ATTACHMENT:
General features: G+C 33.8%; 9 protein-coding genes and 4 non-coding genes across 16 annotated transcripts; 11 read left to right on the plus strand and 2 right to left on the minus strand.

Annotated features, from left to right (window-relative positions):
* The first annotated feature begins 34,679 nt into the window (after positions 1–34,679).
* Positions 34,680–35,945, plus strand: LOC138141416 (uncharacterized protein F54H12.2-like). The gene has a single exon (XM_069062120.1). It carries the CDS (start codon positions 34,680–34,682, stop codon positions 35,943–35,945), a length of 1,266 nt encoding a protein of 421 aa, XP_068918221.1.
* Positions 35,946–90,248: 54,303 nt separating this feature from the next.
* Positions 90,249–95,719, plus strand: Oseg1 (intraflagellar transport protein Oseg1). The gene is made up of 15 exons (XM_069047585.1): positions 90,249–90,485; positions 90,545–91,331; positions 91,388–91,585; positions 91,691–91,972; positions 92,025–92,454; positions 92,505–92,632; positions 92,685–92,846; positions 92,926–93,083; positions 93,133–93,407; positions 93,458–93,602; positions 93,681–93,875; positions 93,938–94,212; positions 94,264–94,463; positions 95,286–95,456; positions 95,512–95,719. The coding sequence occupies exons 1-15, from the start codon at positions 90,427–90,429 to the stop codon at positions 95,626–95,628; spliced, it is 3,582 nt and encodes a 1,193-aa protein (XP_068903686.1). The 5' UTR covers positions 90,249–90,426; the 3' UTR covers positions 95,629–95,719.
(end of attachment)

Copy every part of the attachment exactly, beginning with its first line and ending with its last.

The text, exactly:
General features: G+C 33.8%; 9 protein-coding genes and 4 non-coding genes across 16 annotated transcripts; 11 read left to right on the plus strand and 2 right to left on the minus strand.

Annotated features, from left to right (window-relative positions):
* The first annotated feature begins 34,679 nt into the window (after positions 1–34,679).
* Positions 34,680–35,945, plus strand: LOC138141416 (uncharacterized protein F54H12.2-like). The gene has a single exon (XM_069062120.1). It carries the CDS (start codon positions 34,680–34,682, stop codon positions 35,943–35,945), a length of 1,266 nt encoding a protein of 421 aa, XP_068918221.1.
* Positions 35,946–90,248: 54,303 nt separating this feature from the next.
* Positions 90,249–95,719, plus strand: Oseg1 (intraflagellar transport protein Oseg1). The gene is made up of 15 exons (XM_069047585.1): positions 90,249–90,485; positions 90,545–91,331; positions 91,388–91,585; positions 91,691–91,972; positions 92,025–92,454; positions 92,505–92,632; positions 92,685–92,846; positions 92,926–93,083; positions 93,133–93,407; positions 93,458–93,602; positions 93,681–93,875; positions 93,938–94,212; positions 94,264–94,463; positions 95,286–95,456; positions 95,512–95,719. The coding sequence occupies exons 1-15, from the start codon at positions 90,427–90,429 to the stop codon at positions 95,626–95,628; spliced, it is 3,582 nt and encodes a 1,193-aa protein (XP_068903686.1). The 5' UTR covers positions 90,249–90,426; the 3' UTR covers positions 95,629–95,719.